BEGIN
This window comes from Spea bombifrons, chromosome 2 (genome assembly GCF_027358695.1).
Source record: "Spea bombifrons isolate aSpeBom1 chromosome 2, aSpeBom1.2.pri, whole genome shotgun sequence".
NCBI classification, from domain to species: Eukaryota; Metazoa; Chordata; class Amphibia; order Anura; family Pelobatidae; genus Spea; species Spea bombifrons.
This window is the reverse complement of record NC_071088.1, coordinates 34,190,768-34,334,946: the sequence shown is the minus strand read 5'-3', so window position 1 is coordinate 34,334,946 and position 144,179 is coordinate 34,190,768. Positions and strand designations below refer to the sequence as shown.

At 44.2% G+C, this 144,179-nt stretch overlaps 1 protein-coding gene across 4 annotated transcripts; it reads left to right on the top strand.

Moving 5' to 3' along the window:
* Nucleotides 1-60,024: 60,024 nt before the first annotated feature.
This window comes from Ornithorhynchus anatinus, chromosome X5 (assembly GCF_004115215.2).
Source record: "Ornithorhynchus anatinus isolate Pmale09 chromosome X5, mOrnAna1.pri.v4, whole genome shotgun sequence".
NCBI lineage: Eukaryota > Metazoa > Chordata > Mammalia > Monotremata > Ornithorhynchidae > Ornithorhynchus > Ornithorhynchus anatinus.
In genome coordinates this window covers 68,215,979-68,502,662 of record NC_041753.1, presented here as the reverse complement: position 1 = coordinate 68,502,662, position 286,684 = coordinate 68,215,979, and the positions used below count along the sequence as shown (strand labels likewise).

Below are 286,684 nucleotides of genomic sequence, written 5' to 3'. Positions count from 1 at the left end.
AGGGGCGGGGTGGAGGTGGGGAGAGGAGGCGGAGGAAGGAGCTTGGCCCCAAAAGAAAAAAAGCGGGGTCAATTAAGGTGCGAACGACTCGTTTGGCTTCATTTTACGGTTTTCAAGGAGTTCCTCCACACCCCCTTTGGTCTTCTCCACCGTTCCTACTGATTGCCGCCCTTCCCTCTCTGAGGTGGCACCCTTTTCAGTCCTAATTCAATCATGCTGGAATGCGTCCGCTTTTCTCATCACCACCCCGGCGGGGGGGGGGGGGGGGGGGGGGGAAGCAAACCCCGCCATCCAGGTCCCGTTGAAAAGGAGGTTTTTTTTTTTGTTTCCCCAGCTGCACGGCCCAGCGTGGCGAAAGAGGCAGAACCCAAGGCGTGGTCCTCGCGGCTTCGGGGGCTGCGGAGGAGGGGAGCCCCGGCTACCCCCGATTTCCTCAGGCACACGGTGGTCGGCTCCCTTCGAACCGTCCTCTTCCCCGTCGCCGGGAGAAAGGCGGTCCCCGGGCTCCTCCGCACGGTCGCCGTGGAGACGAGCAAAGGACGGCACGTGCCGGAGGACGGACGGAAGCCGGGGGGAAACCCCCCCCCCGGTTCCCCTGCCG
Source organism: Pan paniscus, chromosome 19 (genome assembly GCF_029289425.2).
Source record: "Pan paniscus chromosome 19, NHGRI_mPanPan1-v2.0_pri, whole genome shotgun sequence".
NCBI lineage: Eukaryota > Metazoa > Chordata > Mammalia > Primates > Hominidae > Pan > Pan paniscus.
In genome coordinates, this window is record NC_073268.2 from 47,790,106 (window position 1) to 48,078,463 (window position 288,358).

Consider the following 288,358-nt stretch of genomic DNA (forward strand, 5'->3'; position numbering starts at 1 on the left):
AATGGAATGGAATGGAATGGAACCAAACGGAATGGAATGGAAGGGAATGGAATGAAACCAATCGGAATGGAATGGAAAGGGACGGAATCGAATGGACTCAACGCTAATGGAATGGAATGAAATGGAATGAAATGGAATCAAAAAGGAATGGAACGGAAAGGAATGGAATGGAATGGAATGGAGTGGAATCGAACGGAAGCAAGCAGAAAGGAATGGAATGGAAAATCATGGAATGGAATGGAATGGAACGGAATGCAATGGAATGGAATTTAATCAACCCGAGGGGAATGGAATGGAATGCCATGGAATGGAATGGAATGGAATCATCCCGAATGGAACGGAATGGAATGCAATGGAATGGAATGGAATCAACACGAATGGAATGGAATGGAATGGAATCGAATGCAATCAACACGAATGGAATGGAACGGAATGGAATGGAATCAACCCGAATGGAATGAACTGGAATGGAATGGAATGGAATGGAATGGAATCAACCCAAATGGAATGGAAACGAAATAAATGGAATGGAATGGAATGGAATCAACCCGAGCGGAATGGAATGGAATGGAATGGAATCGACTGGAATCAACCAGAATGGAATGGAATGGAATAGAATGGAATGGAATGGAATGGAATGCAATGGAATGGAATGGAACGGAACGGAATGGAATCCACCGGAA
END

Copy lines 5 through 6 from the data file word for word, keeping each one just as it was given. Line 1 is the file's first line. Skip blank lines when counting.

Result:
At 44.2% G+C, this 144,179-nt stretch overlaps 1 protein-coding gene across 4 annotated transcripts; it reads left to right on the top strand.

Moving 5' to 3' along the window: